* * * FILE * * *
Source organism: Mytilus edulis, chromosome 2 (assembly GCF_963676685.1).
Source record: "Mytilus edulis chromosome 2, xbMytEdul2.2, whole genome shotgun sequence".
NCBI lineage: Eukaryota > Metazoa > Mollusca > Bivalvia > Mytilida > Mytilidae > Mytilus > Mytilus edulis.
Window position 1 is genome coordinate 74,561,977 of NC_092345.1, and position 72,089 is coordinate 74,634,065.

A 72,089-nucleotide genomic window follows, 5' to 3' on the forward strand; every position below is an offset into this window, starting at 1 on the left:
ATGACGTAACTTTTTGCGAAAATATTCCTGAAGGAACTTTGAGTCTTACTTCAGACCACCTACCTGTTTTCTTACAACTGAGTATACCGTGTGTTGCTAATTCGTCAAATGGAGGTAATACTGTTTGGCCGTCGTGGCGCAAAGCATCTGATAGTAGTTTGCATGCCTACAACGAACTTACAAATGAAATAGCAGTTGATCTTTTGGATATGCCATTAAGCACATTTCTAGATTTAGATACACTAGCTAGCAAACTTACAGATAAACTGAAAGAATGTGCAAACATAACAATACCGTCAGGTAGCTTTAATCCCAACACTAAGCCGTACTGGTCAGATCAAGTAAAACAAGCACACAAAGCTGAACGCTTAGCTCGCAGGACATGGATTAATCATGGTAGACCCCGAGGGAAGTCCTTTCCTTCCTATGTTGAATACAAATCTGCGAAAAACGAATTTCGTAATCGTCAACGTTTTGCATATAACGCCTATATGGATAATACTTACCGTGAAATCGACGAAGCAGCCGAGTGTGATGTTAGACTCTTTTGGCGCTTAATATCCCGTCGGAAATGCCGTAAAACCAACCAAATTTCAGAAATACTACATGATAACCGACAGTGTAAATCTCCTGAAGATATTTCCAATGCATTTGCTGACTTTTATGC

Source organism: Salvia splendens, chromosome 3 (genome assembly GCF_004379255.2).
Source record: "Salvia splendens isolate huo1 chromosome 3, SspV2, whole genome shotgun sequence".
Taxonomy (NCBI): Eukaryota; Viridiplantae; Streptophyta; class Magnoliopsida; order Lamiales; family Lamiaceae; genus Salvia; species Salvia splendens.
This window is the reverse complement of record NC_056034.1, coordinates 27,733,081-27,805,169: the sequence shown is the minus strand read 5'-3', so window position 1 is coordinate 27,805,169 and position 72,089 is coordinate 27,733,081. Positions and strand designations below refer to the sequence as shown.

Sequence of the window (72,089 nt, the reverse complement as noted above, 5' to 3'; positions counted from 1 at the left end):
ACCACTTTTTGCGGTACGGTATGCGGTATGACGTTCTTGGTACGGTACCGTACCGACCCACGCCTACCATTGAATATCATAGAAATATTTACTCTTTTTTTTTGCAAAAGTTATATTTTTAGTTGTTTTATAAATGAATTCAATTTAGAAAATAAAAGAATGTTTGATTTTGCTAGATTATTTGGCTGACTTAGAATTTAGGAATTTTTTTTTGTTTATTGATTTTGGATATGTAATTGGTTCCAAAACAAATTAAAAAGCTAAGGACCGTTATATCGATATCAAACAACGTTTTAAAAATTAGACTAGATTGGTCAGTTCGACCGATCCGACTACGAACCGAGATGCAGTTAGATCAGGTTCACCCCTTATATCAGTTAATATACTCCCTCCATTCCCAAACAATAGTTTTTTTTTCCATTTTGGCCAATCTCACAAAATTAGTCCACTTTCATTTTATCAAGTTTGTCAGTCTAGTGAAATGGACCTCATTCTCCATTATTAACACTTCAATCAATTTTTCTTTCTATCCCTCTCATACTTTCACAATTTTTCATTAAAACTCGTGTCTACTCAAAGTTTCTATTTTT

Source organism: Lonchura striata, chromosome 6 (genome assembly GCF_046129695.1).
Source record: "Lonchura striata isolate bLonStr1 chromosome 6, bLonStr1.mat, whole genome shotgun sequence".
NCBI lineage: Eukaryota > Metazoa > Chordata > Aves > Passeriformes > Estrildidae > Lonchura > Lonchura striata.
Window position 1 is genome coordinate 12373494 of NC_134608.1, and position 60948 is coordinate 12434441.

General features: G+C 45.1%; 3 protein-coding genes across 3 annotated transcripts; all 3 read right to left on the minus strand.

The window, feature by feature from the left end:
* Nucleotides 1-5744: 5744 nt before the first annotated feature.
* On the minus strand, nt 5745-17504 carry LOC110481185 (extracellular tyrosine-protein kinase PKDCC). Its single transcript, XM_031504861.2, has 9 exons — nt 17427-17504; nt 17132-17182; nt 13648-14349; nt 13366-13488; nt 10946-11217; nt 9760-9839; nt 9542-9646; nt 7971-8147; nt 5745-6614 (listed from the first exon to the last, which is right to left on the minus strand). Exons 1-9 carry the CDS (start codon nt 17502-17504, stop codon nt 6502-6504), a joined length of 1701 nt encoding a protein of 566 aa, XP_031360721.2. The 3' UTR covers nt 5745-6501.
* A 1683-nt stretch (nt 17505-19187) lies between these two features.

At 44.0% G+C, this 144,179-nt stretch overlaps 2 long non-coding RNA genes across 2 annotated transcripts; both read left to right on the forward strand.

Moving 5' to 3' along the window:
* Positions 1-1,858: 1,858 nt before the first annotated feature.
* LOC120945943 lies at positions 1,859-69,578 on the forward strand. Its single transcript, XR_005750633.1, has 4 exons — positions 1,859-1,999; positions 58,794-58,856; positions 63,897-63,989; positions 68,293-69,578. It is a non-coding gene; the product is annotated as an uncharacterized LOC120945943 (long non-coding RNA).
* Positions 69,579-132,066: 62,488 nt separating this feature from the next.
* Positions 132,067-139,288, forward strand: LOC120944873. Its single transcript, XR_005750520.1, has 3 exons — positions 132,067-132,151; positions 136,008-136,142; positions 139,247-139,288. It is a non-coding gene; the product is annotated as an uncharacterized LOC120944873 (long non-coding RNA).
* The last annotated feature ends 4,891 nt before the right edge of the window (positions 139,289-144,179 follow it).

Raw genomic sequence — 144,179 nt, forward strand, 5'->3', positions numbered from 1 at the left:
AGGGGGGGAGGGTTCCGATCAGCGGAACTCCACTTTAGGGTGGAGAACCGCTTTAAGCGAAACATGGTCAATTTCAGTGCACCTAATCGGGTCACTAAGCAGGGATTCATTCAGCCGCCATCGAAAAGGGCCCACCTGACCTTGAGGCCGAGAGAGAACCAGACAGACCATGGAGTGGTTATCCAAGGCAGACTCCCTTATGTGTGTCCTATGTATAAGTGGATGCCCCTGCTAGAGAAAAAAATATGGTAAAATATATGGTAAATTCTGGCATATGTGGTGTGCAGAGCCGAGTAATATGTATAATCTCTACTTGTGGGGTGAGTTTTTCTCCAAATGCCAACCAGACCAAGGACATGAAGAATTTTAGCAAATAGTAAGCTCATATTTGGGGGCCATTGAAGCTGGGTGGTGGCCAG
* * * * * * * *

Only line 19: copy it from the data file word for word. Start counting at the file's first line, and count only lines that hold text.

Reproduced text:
* Nucleotides 1-5744: 5744 nt before the first annotated feature.